FOR IMMEDIATE RELEASE
Thank you, Mr. President. I would like to welcome President Jose Ramos-Horta to the Council. The United States deeply appreciates your passionate advocacy of human rights and democracy around the world and thanks you for your presence and assessments on the progress Timor-Leste has made. We also wish to congratulate Timor-Leste on its 10th anniversary of independence. Timor-Leste has taken its rightful place on the global stage, becoming a contributor to UN peacekeeping missions and founding and chairing the "G7 plus" group of post-conflict countries.
Special Representative Haq, thank you for today's briefing. Your dedicated leadership and continued commitment to solidifying peace in Timor-Leste is much appreciated. The United Nations and the international community as a whole have worked together since Timor-Leste's independence and will continue to partner with this young democracy to develop and prosper.
Today, we have the opportunity to reflect on the advances made in sustaining Timor-Leste's stability and the remaining needs of the country. We must also focus on the progress of UNMIT's planned withdrawal and begin to consider post-UNMIT UN engagement in Timor-Leste.
I would like to address five issues.
First, the United States welcomes the transfer of primary policing responsibilities from UNMIT to the Timorese National Police. Maintaining stability throughout the upcoming election period by all parties in Timor-Leste will be critical, and this transfer is a key step in that process. We welcome the progress to professionalize and strengthen the PNTL so that it can carry out its full security responsibilities and commend the role UNMIT has played. We note that challenges remain, and we encourage the Government of Timor-Leste to define more clearly the respective responsibilities of the PNTL and the Timorese Defense Forces, especially as we near elections. As Timor-Leste continues to develop its own national security institutions, clearly defined authorities and accountability and impartiality will be crucial to increasing stability. The United States is committed to supporting the continuing development of the military and police forces, and we have recently increased our bilateral support in this area. Our efforts to advance community policing and sharpen the investigative skills of police and prosecutors are two such examples.
Second, we commend the Government of Timor-Leste's preparations for the upcoming elections and praise the efforts of the UN and other international partners in supporting the electoral process. The conduct of peaceful, free, and fair elections will be a critical milestone in Timor-Leste's history. The success of the electoral process will indicate a further solidification of peace and security throughout the country and signal continued progress towards a peaceful and prosperous future. We continue to urge all political parties to respect the outcome of the democratic process and to conduct political activities peacefully. We welcome the commitments that political leaders have made thus far to respect a peaceful democratic process.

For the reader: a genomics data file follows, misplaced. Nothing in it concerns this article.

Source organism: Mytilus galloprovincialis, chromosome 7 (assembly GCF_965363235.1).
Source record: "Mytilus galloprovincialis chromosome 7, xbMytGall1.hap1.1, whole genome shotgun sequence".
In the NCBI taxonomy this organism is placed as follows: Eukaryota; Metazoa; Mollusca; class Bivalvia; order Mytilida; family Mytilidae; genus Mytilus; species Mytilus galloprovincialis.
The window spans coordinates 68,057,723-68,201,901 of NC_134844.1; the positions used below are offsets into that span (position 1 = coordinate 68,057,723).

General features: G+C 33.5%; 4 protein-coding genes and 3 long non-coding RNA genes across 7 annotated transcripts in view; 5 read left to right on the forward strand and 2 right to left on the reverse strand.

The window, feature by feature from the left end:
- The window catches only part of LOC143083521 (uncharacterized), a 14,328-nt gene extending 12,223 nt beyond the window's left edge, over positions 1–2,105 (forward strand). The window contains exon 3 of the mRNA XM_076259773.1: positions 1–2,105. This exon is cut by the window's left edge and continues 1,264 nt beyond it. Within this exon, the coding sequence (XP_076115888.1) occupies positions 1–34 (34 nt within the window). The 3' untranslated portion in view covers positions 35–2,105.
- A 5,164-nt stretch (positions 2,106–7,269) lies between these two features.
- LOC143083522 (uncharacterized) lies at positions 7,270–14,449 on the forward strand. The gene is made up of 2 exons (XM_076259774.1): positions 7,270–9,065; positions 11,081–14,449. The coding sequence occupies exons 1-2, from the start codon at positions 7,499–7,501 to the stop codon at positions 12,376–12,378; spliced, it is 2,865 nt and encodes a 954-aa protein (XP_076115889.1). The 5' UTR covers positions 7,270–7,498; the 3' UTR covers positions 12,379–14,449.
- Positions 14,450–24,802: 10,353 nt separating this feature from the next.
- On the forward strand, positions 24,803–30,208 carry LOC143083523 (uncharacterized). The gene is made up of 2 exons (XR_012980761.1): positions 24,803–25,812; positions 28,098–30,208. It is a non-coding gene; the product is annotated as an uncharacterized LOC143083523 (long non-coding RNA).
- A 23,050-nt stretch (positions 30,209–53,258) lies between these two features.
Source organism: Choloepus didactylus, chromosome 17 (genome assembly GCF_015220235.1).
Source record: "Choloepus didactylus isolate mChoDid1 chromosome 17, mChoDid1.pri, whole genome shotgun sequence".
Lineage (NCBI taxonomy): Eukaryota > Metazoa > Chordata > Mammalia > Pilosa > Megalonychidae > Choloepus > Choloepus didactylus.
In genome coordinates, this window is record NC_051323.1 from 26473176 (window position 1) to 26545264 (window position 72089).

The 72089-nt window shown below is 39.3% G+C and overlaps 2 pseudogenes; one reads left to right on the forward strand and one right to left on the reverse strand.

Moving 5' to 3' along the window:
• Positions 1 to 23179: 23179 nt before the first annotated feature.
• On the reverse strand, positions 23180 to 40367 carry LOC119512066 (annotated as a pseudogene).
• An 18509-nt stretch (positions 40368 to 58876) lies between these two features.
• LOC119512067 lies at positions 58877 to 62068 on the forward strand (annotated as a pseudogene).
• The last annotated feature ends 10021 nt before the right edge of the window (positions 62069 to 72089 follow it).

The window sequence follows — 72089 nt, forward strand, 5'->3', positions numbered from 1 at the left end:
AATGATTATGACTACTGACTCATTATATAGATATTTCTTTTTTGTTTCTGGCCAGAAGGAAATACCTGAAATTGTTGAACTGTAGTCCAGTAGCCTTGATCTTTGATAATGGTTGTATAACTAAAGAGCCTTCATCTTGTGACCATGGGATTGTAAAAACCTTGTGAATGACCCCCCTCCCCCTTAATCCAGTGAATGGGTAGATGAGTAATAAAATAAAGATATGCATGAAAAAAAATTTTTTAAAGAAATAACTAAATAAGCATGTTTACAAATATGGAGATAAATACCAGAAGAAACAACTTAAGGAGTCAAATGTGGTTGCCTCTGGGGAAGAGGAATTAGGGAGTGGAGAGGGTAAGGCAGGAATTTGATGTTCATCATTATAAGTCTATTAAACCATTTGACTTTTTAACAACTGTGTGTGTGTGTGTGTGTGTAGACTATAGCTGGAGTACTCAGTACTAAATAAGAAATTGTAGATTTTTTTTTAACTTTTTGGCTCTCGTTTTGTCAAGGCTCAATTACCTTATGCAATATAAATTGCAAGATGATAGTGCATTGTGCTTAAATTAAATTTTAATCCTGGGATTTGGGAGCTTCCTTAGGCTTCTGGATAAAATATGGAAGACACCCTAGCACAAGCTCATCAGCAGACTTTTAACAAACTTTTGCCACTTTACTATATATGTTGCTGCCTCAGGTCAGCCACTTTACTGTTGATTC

Third, the development of competent and strong rule of law and governance institutions is critical to the country's long-term success. We are encouraged by the government's progress in promoting anti-corruption and transparency initiatives, and we underscore the importance of strengthening these institutions. We also encourage the resolution of outstanding truth and reconciliation issues from the 1975 to 1999 period, including the establishment of a memory institute or other institutional mechanism. We also hope the Serious Crimes Investigation Team will be able to complete its important work within their mandate. We urge the Timor-Leste authorities to pursue full and credible accountability for all crimes and abuses including, among others, those arising from the 2006 crisis, in order to deliver justice and build trust in the institutions of justice.
Fourth, I want to recognize the truly impressive level of collaboration that has taken place between UNMIT and the Government of Timor-Leste in developing a transition plan for UNMIT's withdrawal by the end of 2012. We encourage both parties to continue to focus their work on transition planning even as the electoral cycle begins. We encourage UNMIT and the Government of Timor-Leste to continue to engage international partners to ensure that any capability gaps are quickly identified and filled.
Finally, with UNMIT's expected withdrawal approaching, we must think about the future engagement of the United Nations and the UN Security Council in Timor-Leste. Discussions on the UN's role following UNMIT's departure will need to include the Government of Timor-Leste and the international community. We strongly believe that the elections themselves should not be an exit strategy, but rather that UNMIT's transition should be determined by the progress of events on the ground. We believe continued UN engagement could play a constructive role in addressing issues related to security, human rights, justice, economic development, governance, and accountability.
In closing, the United States would like to once again commend the leadership and dedication of Special Representative Haq, the peacekeepers of UNMIT for their work and contributions, the international community for its multilateral and bilateral support to Timor-Leste, and the Timorese themselves for their continued dedication to peace and security in Timor-Leste. Thank you.
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